How to write your first book: 7 tips for budding writers

I wrote my first book when I was only 9 years old. It was a cliche story of a boy who found a dinosaur egg. It was really easy to write because I wasn’t thinking about a well-designed, character-driven plot or unexpected events. But I was really proud of myself, so I decided to continue.

At the age of 14, I was struggling to write my second book. Why though? I was trying to create the most unique plot and best-written characters in the story (it didn’t go well, to be honest). But worst of all; I didn’t know how to start, how to consider the main idea of ​​the story and how to motivate myself to continue. I had no one to give me advice or explain to me what I should do.

Writing a book is an extremely long and exhausting process. The fact is, there is no single, proven, error-free formula for a bestseller. And anyone who says otherwise is lying. But there are a few tips I’m going to share with you if you want to avoid the mistakes of myself at 14. Here we are!

Set a realistic deadline

The main purpose of timelines is to make our plans more precise and specific. Setting deadlines helps us manage our time wisely and get results exactly when we need them.

I know sticking to the rules isn’t the best idea, but putting things aside for an abstract future is just wasting time. You need limits, otherwise you will never realize your plans. Psychologically, it was easier for me to write, knowing that after a while I would control the results of my efforts.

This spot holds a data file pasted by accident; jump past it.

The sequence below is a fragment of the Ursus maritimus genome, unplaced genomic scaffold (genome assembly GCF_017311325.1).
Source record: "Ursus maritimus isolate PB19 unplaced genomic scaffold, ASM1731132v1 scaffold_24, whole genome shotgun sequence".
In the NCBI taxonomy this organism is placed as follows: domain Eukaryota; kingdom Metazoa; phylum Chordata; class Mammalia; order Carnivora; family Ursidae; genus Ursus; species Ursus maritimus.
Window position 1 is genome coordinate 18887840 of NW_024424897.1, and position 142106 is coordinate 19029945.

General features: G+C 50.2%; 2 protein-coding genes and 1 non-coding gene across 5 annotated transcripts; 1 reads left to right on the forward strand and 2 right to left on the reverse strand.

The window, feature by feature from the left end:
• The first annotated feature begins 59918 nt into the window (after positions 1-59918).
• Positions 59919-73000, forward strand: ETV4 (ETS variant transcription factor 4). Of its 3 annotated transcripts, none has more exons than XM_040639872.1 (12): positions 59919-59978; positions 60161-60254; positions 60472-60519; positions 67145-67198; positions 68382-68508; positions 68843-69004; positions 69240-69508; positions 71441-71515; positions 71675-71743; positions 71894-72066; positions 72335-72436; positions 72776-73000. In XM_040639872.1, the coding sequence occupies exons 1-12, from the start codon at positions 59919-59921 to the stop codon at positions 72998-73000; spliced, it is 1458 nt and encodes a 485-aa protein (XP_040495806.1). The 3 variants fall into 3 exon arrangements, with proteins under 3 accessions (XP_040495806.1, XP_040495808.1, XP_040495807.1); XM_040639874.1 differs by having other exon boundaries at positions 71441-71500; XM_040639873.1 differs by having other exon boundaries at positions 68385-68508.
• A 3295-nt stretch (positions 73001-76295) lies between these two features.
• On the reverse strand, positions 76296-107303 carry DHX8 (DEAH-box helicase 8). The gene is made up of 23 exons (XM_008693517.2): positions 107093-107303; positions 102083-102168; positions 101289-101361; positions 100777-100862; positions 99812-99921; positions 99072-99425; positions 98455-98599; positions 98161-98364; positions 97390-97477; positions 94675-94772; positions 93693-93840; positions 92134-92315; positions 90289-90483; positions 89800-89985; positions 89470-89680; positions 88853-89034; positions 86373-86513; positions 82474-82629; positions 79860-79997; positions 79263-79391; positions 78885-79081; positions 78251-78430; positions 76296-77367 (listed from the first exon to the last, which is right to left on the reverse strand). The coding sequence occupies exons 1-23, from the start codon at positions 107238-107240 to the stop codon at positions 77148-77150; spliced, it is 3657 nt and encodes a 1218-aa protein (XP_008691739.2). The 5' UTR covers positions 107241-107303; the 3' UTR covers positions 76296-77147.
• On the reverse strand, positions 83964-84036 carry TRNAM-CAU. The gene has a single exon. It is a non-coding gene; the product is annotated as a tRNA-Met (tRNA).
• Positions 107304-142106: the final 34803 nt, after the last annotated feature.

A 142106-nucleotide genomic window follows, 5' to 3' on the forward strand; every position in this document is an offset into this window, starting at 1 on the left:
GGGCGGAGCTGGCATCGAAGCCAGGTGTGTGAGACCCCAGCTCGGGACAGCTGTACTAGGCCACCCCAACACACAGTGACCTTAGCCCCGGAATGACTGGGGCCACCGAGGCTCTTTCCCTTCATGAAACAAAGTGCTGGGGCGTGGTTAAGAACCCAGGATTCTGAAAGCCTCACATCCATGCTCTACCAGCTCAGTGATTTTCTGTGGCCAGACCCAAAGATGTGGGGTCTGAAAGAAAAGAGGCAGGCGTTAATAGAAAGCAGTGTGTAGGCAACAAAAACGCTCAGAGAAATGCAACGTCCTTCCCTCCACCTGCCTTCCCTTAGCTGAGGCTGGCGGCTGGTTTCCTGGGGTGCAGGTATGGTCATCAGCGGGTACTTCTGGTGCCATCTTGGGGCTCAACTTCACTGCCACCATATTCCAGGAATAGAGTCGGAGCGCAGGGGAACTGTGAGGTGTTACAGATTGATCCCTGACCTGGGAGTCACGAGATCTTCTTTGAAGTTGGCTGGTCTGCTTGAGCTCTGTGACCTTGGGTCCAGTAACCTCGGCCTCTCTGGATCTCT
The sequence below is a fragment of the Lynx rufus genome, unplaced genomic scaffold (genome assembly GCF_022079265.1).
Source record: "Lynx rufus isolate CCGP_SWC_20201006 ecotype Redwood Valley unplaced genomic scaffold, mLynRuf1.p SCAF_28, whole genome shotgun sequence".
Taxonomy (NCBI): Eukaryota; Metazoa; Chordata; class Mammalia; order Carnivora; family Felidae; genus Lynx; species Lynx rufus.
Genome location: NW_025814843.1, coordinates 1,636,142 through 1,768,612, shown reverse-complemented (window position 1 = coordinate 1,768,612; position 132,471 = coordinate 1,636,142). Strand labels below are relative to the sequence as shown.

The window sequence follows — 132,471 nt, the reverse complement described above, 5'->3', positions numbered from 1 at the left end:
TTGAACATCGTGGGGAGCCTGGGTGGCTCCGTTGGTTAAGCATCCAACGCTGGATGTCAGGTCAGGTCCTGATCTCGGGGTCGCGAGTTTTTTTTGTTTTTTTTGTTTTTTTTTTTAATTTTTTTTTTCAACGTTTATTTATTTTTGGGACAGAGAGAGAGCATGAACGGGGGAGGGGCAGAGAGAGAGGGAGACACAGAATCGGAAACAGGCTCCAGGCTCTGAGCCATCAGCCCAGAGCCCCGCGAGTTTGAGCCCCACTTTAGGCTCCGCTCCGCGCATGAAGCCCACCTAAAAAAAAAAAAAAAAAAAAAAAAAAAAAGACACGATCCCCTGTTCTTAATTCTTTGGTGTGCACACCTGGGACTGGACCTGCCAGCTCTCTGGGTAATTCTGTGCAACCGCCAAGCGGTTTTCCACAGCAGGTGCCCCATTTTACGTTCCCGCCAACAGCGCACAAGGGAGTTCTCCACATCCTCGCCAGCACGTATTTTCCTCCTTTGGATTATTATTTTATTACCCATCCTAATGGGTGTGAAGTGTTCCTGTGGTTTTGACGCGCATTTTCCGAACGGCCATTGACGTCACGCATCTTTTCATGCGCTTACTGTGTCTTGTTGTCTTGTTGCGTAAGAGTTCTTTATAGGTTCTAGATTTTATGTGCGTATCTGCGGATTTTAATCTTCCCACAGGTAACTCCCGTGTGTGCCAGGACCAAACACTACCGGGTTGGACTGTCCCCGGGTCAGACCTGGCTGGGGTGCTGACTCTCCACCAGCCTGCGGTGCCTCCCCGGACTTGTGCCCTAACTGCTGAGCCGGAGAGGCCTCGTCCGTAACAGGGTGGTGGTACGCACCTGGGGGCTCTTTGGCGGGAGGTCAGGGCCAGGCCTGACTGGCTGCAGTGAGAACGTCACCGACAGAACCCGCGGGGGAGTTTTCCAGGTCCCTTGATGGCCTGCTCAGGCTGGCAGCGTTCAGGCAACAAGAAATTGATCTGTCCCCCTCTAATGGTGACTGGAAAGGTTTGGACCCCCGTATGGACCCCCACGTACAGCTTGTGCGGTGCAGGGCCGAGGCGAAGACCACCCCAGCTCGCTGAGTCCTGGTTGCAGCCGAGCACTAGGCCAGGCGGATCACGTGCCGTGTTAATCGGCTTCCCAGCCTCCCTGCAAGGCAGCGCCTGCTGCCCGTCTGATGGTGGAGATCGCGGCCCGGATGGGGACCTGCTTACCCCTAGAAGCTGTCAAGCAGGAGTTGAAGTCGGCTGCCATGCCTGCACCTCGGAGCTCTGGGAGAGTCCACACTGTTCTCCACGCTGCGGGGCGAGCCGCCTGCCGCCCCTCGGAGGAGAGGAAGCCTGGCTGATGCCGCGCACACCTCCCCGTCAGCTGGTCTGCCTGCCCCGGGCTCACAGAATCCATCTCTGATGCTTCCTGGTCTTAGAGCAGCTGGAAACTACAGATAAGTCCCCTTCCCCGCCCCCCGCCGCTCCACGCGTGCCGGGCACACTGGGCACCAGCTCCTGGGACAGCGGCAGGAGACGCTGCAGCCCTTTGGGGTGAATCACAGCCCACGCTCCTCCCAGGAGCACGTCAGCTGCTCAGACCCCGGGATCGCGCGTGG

write for yourself

When you write a story, you must first write it for yourself. If you yourself are not very intrigued by the story you have invented, the others will not be even more interested. But if you yourself are interested in knowing what will happen next, on the next page, in the next chapter, then you will certainly not be alone in this case.

Finding your reader and getting your ideas across to them is very important, but you can’t expect all of your readers to always be happy with what you write.

Create a Comfort Character

Often, the hero really becomes that locomotive that pulls all the plot composition together, as the reader is interested in reading the exact character. Most people associate with the main character and therefore it is very important to create a character that everyone can relate to.

“True truths come from human hearts. Don’t try to pitch your ideas to the reader. Instead, try describing your characters as you see them. Take something from one person you know, something from another, and you create yourself a third person that people can look up to and see something they understand. ~William Faulkner from an interview taken from the Daily Princetonian, 1958

learn typing

Around this stage, if you have not been able to begin to master the technique of blind typing, it is an obligatory working tool for a novice author, for whom the ability to type quickly, without being distracted by such trifles as finding the letter “g” or a question mark, is an essential requirement for successful work on a manuscript.

Specialized services help you learn to type with minimal errors. There are many similar services, and you should find them on Google and try different options.